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New tango trades cheek to cheek for hot, fast moves

Monday, August 29, 2005

By Kim-Mai Cutler, The Wall Street Journal

BERKELEY, Calif. -- It still takes two to tango, but young urban aficionados have added some surprising new twists to the tradition-bound Argentine dance.

For most of a recent Saturday night, Homer Ladas staged what appeared to be a program of traditional tango at a small studio here. Locked in tight embrace, dozens of couples gently swirled on the scuffed wooden floor as the sound of violins from the golden age of tango in the 1940s floated in the air.

But by about 4 a.m., it was time for something quite different on the dance floor. With the traditional crowd gone home to bed, Mr. Ladas dumped the orchestra music and replaced it with the sort of modern, bass-heavy dance music that might be played in a hip nightclub. The dancing was different, too: The people in their twenties who remained switched over to a new kind of tango that had them lifting, twisting and ricocheting around the room.

This is "neotango," a new millennium version of the dance that was born at the turn of the last century in the brothels of Buenos Aires. It's booming all over the tango world.

For years, the very word tango brought images of sophistication and glamour: tuxedoed, rose-clutching tangueros strutting across the floor with leggy women -- tangueras -- in dresses slit up the thigh. But the tango was withering away. A lot of American milongas, or dance parties, were kitschy affairs patronized by an aging and dwindling cast of die-hards who danced to scratchy records of accordion music.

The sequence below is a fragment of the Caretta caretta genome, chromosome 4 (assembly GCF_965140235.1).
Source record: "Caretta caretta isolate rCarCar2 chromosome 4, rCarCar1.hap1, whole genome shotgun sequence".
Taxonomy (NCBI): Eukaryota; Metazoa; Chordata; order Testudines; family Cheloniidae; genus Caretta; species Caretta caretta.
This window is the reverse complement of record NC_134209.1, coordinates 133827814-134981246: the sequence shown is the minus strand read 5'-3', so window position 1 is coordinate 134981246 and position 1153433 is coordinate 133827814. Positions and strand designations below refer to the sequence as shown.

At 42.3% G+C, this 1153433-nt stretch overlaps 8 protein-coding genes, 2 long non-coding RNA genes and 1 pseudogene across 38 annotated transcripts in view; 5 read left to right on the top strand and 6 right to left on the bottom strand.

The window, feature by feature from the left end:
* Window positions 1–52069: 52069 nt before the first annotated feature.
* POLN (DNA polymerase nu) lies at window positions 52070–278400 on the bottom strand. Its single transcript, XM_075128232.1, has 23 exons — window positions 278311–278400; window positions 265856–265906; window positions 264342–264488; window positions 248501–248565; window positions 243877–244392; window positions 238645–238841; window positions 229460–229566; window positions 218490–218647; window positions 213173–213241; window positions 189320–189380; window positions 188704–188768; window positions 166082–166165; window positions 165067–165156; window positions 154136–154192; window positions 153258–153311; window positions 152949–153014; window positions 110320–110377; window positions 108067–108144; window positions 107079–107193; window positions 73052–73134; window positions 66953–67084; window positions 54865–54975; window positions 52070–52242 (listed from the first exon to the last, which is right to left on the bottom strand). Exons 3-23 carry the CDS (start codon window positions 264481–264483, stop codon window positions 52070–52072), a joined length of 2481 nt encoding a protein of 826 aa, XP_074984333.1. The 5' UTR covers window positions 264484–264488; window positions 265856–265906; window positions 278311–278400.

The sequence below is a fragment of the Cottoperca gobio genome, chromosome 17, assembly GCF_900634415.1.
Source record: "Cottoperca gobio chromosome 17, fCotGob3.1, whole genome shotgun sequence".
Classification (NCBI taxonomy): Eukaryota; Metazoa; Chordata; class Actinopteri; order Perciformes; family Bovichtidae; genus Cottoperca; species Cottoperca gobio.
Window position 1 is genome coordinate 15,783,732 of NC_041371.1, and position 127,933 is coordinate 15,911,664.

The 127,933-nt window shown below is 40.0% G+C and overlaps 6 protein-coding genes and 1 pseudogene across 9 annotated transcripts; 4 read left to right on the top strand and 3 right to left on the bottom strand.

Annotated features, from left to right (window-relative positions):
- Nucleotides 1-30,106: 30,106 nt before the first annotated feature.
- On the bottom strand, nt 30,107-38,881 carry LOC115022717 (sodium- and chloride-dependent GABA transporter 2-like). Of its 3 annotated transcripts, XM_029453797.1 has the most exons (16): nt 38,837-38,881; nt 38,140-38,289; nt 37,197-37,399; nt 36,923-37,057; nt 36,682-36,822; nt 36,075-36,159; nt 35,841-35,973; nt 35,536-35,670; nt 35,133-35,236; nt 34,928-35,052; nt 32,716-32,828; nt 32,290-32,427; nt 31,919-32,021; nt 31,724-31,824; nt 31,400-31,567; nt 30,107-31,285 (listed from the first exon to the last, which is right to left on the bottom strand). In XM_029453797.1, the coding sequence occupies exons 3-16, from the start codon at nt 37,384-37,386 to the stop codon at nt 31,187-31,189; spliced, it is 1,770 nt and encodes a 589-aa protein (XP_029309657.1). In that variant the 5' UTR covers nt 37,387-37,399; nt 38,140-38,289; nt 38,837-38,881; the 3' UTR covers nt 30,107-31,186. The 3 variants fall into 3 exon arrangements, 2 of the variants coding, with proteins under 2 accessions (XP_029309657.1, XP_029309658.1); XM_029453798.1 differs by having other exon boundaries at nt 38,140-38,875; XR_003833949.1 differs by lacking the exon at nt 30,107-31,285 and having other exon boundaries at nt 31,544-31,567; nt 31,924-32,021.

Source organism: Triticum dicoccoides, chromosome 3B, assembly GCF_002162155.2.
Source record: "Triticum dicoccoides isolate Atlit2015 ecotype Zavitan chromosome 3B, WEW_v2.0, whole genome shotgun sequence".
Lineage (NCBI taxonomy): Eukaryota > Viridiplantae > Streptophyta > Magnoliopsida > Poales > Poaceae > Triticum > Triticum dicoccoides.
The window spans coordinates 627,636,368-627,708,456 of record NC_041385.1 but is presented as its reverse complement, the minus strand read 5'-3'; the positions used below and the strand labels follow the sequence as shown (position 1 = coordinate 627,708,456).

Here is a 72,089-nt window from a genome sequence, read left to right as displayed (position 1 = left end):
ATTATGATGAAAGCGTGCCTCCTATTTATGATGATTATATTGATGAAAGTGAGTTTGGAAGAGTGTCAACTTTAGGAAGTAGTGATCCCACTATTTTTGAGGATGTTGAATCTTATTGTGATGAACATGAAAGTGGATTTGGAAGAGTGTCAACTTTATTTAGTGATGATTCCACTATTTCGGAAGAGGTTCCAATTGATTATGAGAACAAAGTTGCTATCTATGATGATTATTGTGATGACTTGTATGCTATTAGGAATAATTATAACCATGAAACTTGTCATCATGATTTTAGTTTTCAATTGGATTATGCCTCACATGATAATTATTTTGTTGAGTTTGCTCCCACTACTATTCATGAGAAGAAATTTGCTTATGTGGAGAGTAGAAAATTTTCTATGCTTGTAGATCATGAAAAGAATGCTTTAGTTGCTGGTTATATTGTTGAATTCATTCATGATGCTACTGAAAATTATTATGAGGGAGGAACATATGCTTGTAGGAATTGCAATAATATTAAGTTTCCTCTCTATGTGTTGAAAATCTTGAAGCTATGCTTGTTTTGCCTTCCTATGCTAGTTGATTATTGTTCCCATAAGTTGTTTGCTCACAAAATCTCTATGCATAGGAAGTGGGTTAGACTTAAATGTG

But now, in city after city across the U.S., a new generation of tango dancers is packing the floor again. They swerve and kick, not to the traditional violins of, say, the great Francisco Canaro's orchestras, but to the dub beats of Massive Attack or wailing guitar lines of Jimi Hendrix. Formal wear is out; sneakers, low-rider jeans and halter tops are in.

And the dance itself is different: faster, more fluid and requiring more floor space. While old-school dancers, enjoying simple steps, might press themselves heart to heart, the new version rotates over swaths of floor at high speed. Actually, there are many competing new versions. Some dancers borrow moves and music from electronica, swing and even martial arts.

One popular neotango DJ played gigs in Beijing, Washington, D.C., and St. Louis this summer. Indeed, at Mr. Ladas's Berkeley milonga studio, there's usually a global assortment of partners on hand -- an architect from Berlin; a Japanese woman who helped found the Edinburgh, Scotland, tango society; college students who fly up from Southern California just to dance; even a porteno, or native of Buenos Aires, or two.

Mr. Ladas, who hosts all-nighters in the San Francisco area and in other cities across the country, is emblematic of the new generation of dancers. A former mechanical engineer in Tucson, Ariz., he saw a flier for tango when he was 27 years old and became obsessed. He took lessons and, soon, 10 hours of dancing a week became 15 and then 20. At an Amsterdam tango festival, he danced for 26 hours nonstop.

But tango remained just a hobby for Mr. Ladas, now 36, until two cataclysms shook up his life -- his mother's death and the Sept. 11, 2001, terrorist attacks, just a day later. He took a leave of absence from his job to teach tango, and he never returned. At around the same time, neotango was growing increasingly popular in American and European dancing circles. It had its roots in the pounding club music, the experimental stylings of a few prominent Argentine dancers and modern fitness regimes: yoga, Pilates, martial arts and capoeira, a Brazilian art form that combines martial arts with acrobatics.